And now we are renewed

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Another year, another life. Or part of a life, each day a new one, keeping us moving along.

Nothing wrong with that!

New years always come with new resolutions. People want to write more, lose weight, exercise more, clean out clutter, save money, eat better, read more, spend more time with their families, and on and on and on. Most people fail to keep those resolutions, and the reasoning or rationalization for that is usually always the same: not enough time, not enough money, not enough energy. Part of the problem with these is that they are far too vague to be meaningful. If you want to exercise more, how much is “more”? For someone not getting any regular exercise at all, a simple walk around the block every day would be more. What does “eat better” really mean? What’s the “more” in “write more”, and is that time or words or pages?

A better way, I think, is not to make resolutions. Instead, make these goals “I wills”, and make them meaningful. Instead of a resolution to read more, make it “I will read one book per month.” Instead of a resolution to write more, make it “I will write at least 500 words per day.” The goal should be concrete and doable. Don’t be the person who hasn’t regularly exercised in years showing up at the gym on January 1 to work out for three hours, only to find the next day they can’t move. If you are easing back into something – working out, changing eating habits, writing – it’s perfectly fine, and almost necessary, to take small steps and work up to something larger. Maybe your “I will” is “I will write 2,000 words a day.” That is a lot of output if you have not been habitually writing at all. Break it into smaller steps: “I will write 500 words every day for three weeks, then 1,000 words every day for three weeks, then 1,500 words for three weeks, and then write 2,000 words every day from there forward.”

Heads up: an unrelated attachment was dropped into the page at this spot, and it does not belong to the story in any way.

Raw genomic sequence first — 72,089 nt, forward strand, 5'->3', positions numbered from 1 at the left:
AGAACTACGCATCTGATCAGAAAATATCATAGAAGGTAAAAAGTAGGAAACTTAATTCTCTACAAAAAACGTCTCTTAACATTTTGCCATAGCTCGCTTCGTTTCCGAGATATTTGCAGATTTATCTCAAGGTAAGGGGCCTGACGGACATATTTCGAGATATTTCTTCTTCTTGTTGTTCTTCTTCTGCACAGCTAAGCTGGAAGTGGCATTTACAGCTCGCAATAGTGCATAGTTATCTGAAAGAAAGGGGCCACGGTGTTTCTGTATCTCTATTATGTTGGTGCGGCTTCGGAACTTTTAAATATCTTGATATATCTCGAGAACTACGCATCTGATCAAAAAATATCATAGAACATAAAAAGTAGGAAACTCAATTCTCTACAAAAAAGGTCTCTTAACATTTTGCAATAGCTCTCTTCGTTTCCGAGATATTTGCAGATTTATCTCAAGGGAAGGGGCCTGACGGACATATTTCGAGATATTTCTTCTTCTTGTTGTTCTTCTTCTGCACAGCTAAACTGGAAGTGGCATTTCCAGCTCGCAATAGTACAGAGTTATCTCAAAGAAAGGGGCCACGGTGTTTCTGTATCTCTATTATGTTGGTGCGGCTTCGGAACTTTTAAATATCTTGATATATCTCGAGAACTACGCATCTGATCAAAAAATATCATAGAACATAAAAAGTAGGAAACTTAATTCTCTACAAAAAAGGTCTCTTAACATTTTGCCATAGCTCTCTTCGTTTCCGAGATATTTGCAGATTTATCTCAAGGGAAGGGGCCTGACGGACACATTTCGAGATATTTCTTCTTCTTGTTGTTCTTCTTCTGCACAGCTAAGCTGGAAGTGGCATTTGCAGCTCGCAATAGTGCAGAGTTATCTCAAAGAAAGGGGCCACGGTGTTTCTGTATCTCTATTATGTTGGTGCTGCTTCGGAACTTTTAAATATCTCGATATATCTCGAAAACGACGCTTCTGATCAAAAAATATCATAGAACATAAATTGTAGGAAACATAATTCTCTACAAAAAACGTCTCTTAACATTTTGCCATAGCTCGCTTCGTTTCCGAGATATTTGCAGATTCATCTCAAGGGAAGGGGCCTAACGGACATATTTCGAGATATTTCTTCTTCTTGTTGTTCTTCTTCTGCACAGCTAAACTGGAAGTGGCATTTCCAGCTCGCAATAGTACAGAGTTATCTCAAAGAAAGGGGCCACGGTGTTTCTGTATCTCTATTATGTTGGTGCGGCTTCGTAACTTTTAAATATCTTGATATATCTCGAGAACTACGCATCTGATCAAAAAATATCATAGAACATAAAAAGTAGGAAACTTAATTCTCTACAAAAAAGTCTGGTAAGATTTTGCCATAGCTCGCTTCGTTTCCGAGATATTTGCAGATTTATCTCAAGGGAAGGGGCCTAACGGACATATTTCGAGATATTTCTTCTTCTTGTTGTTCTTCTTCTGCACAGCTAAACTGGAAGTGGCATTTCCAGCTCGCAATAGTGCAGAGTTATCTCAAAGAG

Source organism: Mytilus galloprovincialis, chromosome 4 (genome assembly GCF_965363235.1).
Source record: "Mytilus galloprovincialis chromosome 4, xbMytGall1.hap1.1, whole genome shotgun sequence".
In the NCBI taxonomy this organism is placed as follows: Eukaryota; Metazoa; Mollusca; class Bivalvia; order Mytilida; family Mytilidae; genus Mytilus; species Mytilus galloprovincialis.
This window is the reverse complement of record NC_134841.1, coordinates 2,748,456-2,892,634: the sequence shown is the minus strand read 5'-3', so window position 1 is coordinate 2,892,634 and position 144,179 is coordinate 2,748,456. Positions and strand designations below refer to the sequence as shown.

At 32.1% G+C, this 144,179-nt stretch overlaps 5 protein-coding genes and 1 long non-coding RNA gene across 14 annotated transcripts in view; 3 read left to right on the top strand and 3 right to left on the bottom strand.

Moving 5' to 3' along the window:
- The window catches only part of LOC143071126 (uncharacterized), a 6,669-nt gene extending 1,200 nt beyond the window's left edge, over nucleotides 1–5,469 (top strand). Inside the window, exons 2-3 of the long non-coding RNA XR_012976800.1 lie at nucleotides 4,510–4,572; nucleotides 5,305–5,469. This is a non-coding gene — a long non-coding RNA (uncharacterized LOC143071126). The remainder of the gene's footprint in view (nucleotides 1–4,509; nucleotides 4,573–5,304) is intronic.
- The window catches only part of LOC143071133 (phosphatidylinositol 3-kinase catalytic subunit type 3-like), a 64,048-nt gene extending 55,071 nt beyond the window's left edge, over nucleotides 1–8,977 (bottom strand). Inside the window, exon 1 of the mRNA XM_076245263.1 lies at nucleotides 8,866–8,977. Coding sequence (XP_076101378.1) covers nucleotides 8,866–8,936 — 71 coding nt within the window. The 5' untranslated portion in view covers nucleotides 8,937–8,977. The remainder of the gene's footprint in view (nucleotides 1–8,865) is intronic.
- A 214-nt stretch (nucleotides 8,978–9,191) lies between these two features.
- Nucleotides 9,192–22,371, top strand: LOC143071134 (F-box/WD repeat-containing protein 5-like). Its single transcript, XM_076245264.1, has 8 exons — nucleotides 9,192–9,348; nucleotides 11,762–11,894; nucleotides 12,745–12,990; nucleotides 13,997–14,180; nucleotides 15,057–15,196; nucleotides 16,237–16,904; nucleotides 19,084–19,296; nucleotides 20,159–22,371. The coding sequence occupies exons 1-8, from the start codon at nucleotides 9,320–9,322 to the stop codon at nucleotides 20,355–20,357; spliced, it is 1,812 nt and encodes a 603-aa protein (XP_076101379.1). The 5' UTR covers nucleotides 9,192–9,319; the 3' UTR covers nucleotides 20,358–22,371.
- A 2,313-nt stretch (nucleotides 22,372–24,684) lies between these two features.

It is possible to get from point A to point B. But you need a map of some kind to get there. Make your map. Plan your route. Reach your goals.

The number one question

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There is no doubt in my mind that the number one question asked of writers since the beginning of time is “Where do you get your ideas?”

A better question, I believe, would be “Where DON’T you get your ideas?”

For the writer – or at least this writer – it’s difficult not to come away from reading something and not have a tickle of an idea run across the brain, lodging itself into some nook to ferment. It may be something full-blown, capable of carrying itself from start to finish as prodded by the writer. It may be something tiny, to be used as a nail in the construction of the structure of whatever work is in progress. Either way, it gets filed away for possible use as fodder.

Take this, for instance: White supremacist blows his leg off while making bombs

Is it enough to carry its own water? I could see it, if the story was about the man. A literary work, perhaps, a tale of redemption. Or, a literary work without redemption of this particular man, whose life continues to spin out of control. On the other side of the fence, he could appear as a character, briefly noted in some supporting role. This latter option is one that appeals to me at this moment, as one of the ideas floating in my head to be written as it expands itself to fill the corners of a book that involves murder, white supremacists, Nazis, Holocaust survivors, and mistaken identity.

Answering the question “Where do you get your ideas?” with a simple “Everywhere.” is both accurate and succinct: the ideas are there. It only takes the ability to accept them as they flow past.